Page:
Media coverage of Gordon's opinions and recommendations were nearly a daily occurrence. Reporters usually wrote fair, balanced articles, but their editors couldn't resist glaring headlines about bad news. The third time Gordon's contract came up for renewal in Ithaca, N.Y., after six years in the district, a school board majority voted it down. The banner in the morning newspaper screamed, "Bruno Gets the Ax." Where was the executive editor's sensitivity? Geoff and Nikki had to go to school that day!

The following spring Gordon became a finalist for three different superintendencies in the Midwest, so we planned a whirlwind trip to visit all three towns in five days. While Gordon met with various community and school groups, I checked out school programs for Geoff and Nikki and toured each town with a local real estate agent. I also tried to get a feel for the quality of life in each community. Although not a requirement, board of education members like to meet the spouses of superintendent candidates, so I was invited to a small reception and dinner with the board at the end of each day. Little did I know what kind of contribution I would make to Gordon's candidacy in the city of Rockford, the second-largest school district in Illinois.

On my way to meet Gordon at the central administration office after a day of information gathering, I drove our rental car through a section of town where the traffic lights were on poles at the corners of the intersections rather than suspended overhead. Just as I got to the middle of one of these intersections (where I did not see the traffic light), I noticed a flash of yellow approaching rapidly from the left. I turned and saw a school bus bearing down on me. I accelerated, hoping to make it through quickly enough, while the bus driver slammed on her brakes to stop. Too late. The front bumper of the bus collided with the rear bumper and fender of my car.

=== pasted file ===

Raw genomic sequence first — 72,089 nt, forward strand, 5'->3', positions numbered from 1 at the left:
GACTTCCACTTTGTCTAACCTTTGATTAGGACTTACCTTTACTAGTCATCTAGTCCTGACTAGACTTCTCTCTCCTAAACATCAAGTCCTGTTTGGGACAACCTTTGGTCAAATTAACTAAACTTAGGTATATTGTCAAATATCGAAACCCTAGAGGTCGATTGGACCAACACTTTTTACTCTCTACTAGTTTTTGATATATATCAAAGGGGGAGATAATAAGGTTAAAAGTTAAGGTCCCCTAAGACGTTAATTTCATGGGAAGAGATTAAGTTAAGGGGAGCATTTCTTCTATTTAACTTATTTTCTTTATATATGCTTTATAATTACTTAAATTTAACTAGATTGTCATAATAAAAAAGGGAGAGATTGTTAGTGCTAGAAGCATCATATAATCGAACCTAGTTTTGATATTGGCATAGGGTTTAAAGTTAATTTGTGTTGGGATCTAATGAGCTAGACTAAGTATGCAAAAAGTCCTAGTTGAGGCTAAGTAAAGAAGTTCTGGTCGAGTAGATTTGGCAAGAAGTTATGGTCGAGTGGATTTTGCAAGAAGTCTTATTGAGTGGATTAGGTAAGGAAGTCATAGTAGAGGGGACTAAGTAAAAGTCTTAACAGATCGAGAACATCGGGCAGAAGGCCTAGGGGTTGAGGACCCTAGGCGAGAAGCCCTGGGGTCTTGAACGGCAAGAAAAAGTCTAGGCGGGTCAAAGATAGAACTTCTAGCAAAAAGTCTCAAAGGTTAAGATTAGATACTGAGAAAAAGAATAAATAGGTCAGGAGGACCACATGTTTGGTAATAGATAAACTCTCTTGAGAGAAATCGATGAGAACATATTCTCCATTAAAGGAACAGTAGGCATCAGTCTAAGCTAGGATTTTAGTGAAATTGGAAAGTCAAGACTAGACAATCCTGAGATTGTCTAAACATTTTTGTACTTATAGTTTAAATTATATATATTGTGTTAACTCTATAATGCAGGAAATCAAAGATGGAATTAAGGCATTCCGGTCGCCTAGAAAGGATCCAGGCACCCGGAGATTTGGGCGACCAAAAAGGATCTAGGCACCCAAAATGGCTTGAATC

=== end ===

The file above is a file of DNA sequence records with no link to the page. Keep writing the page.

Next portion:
Fortunately, neither I nor the driver (or bus passengers) was hurt. I was ticketed and fined $50 for "failure to yield." Shaken and embarrassed, but still able to drive the badly dented car, I joined my husband at the reception, where dozens of community officials were waiting to meet the candidate's "better half."

After I told Gordon about the accident, we immediately informed the board because we knew that a report might appear on the newspaper's police blotter the next morning or maybe even on TV later that night. Board members could not have been nicer. They told a few accident stories, too, and we laughed about the irony of the situation.

The next morning the story appeared predictably in the local newspaper, but not on the blotter. My run-in with that school bus made front-page headlines! Right beside the accident story was a small photograph of Gordon in his shorts, jogging merrily along the bike path that ran through the center of town while members of the media interviewed him about his educational philosophy. I was mortified. Never have I wished so hard for anonymity, and we still had two more towns to go.

"Honey, aren't you glad you brought me along to help you make a good impression?" I asked Gordon as we headed out of town. "If I play my cards right, maybe I can get myself thrown in jail in Wisconsin."

Beth Bruno is a school psychologist and author of Wild Tulips, a collection of stories about parenting and family life. She can be reached at 96 Fiesta Heights, Meriden, CT 06451 E-mail: bbruno@snet.net. Gordon Bruno left his last superintendency in 1994 to lead the Connecticut Center for School Change.